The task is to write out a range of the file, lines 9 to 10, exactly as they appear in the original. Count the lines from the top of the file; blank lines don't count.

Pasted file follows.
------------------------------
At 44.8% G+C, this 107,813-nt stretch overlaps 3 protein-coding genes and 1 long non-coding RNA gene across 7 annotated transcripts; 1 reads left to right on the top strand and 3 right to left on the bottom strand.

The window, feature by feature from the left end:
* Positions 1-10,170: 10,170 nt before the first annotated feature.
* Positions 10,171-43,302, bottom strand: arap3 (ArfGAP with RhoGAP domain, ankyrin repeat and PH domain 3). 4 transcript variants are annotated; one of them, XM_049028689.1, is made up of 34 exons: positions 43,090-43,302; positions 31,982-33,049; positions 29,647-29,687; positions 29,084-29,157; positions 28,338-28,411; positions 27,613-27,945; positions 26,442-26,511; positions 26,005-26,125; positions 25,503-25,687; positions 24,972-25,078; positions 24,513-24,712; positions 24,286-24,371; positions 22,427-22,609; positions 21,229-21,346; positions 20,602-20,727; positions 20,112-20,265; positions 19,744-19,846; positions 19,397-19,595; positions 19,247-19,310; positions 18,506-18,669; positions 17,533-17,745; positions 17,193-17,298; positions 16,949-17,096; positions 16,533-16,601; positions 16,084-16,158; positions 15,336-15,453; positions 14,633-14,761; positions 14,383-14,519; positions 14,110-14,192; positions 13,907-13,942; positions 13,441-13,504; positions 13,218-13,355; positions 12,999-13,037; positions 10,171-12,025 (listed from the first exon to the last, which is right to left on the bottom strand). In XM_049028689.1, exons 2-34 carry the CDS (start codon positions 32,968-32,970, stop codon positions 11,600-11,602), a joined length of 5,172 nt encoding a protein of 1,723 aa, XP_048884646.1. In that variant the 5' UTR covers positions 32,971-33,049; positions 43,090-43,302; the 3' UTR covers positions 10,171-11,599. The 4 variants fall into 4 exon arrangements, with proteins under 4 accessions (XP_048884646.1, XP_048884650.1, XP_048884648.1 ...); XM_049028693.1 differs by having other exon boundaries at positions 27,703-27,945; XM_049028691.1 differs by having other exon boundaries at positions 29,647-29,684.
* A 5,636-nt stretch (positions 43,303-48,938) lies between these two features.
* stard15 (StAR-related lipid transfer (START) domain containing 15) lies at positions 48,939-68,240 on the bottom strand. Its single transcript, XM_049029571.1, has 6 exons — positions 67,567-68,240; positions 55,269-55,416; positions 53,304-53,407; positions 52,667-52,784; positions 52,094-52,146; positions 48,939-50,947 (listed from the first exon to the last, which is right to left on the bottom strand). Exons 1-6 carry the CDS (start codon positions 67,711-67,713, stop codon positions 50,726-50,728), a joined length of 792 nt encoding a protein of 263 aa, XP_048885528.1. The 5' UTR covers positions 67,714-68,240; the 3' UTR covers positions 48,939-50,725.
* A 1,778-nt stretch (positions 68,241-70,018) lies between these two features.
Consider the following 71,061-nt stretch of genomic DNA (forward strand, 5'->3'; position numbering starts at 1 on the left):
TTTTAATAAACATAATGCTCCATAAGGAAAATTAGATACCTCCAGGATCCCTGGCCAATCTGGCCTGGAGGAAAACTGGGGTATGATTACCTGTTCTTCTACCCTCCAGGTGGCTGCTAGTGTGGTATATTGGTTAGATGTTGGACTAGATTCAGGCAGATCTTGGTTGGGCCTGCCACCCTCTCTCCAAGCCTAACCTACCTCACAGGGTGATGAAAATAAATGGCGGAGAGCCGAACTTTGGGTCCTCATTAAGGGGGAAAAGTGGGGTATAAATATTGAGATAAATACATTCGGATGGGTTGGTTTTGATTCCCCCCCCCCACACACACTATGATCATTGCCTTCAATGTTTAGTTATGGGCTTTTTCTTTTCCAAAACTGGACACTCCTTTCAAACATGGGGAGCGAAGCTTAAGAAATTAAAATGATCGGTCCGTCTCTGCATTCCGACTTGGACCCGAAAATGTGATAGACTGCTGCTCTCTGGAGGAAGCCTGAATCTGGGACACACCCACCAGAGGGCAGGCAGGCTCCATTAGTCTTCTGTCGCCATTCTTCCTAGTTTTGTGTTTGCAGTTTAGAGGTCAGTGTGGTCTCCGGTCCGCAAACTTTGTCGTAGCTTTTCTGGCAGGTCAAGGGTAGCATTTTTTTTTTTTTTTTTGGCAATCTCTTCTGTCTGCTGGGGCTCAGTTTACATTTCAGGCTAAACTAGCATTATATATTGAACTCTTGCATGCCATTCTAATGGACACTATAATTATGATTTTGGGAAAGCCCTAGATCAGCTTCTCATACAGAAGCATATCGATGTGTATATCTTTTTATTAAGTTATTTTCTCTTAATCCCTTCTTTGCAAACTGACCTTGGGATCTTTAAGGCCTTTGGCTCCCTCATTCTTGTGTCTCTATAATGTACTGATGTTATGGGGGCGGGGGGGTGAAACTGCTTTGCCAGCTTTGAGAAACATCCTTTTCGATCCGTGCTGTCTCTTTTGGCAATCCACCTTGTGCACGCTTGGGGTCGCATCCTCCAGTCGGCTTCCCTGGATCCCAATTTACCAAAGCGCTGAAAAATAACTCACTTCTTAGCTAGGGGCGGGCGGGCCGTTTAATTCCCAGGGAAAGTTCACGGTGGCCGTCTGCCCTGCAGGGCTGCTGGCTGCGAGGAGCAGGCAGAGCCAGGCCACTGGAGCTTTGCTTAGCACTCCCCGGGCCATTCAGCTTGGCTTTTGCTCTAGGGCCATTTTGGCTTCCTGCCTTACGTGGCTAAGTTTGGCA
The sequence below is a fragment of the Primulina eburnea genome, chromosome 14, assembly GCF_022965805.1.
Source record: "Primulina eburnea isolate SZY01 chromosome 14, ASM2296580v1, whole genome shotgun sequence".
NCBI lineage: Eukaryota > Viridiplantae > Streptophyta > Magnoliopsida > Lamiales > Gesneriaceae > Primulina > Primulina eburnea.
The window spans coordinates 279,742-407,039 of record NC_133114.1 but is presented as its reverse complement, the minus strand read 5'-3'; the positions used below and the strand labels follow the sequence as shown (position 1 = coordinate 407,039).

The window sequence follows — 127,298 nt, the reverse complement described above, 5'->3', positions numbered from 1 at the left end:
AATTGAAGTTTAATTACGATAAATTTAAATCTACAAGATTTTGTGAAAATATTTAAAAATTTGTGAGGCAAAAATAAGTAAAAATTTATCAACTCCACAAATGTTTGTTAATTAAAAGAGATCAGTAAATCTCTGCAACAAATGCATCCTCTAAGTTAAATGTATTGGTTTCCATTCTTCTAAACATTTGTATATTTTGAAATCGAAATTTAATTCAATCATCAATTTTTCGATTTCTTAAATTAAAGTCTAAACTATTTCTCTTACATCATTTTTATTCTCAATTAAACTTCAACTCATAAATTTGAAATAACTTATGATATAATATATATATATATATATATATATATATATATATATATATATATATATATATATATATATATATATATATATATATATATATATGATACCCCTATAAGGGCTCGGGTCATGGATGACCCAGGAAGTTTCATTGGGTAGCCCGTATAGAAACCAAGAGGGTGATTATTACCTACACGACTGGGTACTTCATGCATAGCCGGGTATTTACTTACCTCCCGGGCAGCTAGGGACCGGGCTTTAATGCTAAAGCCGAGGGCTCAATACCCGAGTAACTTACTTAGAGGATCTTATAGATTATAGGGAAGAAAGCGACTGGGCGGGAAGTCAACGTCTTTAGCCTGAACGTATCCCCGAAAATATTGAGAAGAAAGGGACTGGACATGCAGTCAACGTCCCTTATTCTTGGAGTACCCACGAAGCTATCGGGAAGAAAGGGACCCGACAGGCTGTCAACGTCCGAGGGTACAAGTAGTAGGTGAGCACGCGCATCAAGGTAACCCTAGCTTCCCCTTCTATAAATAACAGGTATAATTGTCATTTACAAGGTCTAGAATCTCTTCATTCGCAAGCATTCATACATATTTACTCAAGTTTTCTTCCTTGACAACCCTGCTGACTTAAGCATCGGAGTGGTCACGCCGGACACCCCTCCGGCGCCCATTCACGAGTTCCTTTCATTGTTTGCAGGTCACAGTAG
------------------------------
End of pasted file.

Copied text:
TTTTAATAAACATAATGCTCCATAAGGAAAATTAGATACCTCCAGGATCCCTGGCCAATCTGGCCTGGAGGAAAACTGGGGTATGATTACCTGTTCTTCTACCCTCCAGGTGGCTGCTAGTGTGGTATATTGGTTAGATGTTGGACTAGATTCAGGCAGATCTTGGTTGGGCCTGCCACCCTCTCTCCAAGCCTAACCTACCTCACAGGGTGATGAAAATAAATGGCGGAGAGCCGAACTTTGGGTCCTCATTAAGGGGGAAAAGTGGGGTATAAATATTGAGATAAATACATTCGGATGGGTTGGTTTTGATTCCCCCCCCCCACACACACTATGATCATTGCCTTCAATGTTTAGTTATGGGCTTTTTCTTTTCCAAAACTGGACACTCCTTTCAAACATGGGGAGCGAAGCTTAAGAAATTAAAATGATCGGTCCGTCTCTGCATTCCGACTTGGACCCGAAAATGTGATAGACTGCTGCTCTCTGGAGGAAGCCTGAATCTGGGACACACCCACCAGAGGGCAGGCAGGCTCCATTAGTCTTCTGTCGCCATTCTTCCTAGTTTTGTGTTTGCAGTTTAGAGGTCAGTGTGGTCTCCGGTCCGCAAACTTTGTCGTAGCTTTTCTGGCAGGTCAAGGGTAGCATTTTTTTTTTTTTTTTTGGCAATCTCTTCTGTCTGCTGGGGCTCAGTTTACATTTCAGGCTAAACTAGCATTATATATTGAACTCTTGCATGCCATTCTAATGGACACTATAATTATGATTTTGGGAAAGCCCTAGATCAGCTTCTCATACAGAAGCATATCGATGTGTATATCTTTTTATTAAGTTATTTTCTCTTAATCCCTTCTTTGCAAACTGACCTTGGGATCTTTAAGGCCTTTGGCTCCCTCATTCTTGTGTCTCTATAATGTACTGATGTTATGGGGGCGGGGGGGTGAAACTGCTTTGCCAGCTTTGAGAAACATCCTTTTCGATCCGTGCTGTCTCTTTTGGCAATCCACCTTGTGCACGCTTGGGGTCGCATCCTCCAGTCGGCTTCCCTGGATCCCAATTTACCAAAGCGCTGAAAAATAACTCACTTCTTAGCTAGGGGCGGGCGGGCCGTTTAATTCCCAGGGAAAGTTCACGGTGGCCGTCTGCCCTGCAGGGCTGCTGGCTGCGAGGAGCAGGCAGAGCCAGGCCACTGGAGCTTTGCTTAGCACTCCCCGGGCCATTCAGCTTGGCTTTTGCTCTAGGGCCATTTTGGCTTCCTGCCTTACGTGGCTAAGTTTGGCA
The sequence below is a fragment of the Primulina eburnea genome, chromosome 14, assembly GCF_022965805.1.